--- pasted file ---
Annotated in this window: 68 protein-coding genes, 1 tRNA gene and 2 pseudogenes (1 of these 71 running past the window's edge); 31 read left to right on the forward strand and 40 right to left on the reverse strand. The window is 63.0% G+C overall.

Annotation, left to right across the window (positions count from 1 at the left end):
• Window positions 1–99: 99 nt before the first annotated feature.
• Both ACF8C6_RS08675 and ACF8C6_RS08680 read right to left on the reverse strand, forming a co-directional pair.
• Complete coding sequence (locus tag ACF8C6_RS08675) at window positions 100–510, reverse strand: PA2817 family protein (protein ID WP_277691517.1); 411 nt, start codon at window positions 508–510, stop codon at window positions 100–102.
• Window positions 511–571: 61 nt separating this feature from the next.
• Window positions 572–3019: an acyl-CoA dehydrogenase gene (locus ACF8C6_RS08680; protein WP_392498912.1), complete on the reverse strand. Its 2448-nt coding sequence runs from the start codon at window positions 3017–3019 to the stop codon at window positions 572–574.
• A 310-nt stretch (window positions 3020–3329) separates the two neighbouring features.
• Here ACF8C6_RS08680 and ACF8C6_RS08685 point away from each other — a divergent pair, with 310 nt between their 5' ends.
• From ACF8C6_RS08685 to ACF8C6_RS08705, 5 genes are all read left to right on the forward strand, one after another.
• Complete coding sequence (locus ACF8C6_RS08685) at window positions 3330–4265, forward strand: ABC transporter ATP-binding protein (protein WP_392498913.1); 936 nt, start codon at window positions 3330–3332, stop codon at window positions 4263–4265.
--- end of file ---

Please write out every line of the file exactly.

Annotated in this window: 68 protein-coding genes, 1 tRNA gene and 2 pseudogenes (1 of these 71 running past the window's edge); 31 read left to right on the forward strand and 40 right to left on the reverse strand. The window is 63.0% G+C overall.

Annotation, left to right across the window (positions count from 1 at the left end):
• Window positions 1–99: 99 nt before the first annotated feature.
• Both ACF8C6_RS08675 and ACF8C6_RS08680 read right to left on the reverse strand, forming a co-directional pair.
• Complete coding sequence (locus tag ACF8C6_RS08675) at window positions 100–510, reverse strand: PA2817 family protein (protein ID WP_277691517.1); 411 nt, start codon at window positions 508–510, stop codon at window positions 100–102.
• Window positions 511–571: 61 nt separating this feature from the next.
• Window positions 572–3019: an acyl-CoA dehydrogenase gene (locus ACF8C6_RS08680; protein WP_392498912.1), complete on the reverse strand. Its 2448-nt coding sequence runs from the start codon at window positions 3017–3019 to the stop codon at window positions 572–574.
• A 310-nt stretch (window positions 3020–3329) separates the two neighbouring features.
• Here ACF8C6_RS08680 and ACF8C6_RS08685 point away from each other — a divergent pair, with 310 nt between their 5' ends.
• From ACF8C6_RS08685 to ACF8C6_RS08705, 5 genes are all read left to right on the forward strand, one after another.
• Complete coding sequence (locus ACF8C6_RS08685) at window positions 3330–4265, forward strand: ABC transporter ATP-binding protein (protein WP_392498913.1); 936 nt, start codon at window positions 3330–3332, stop codon at window positions 4263–4265.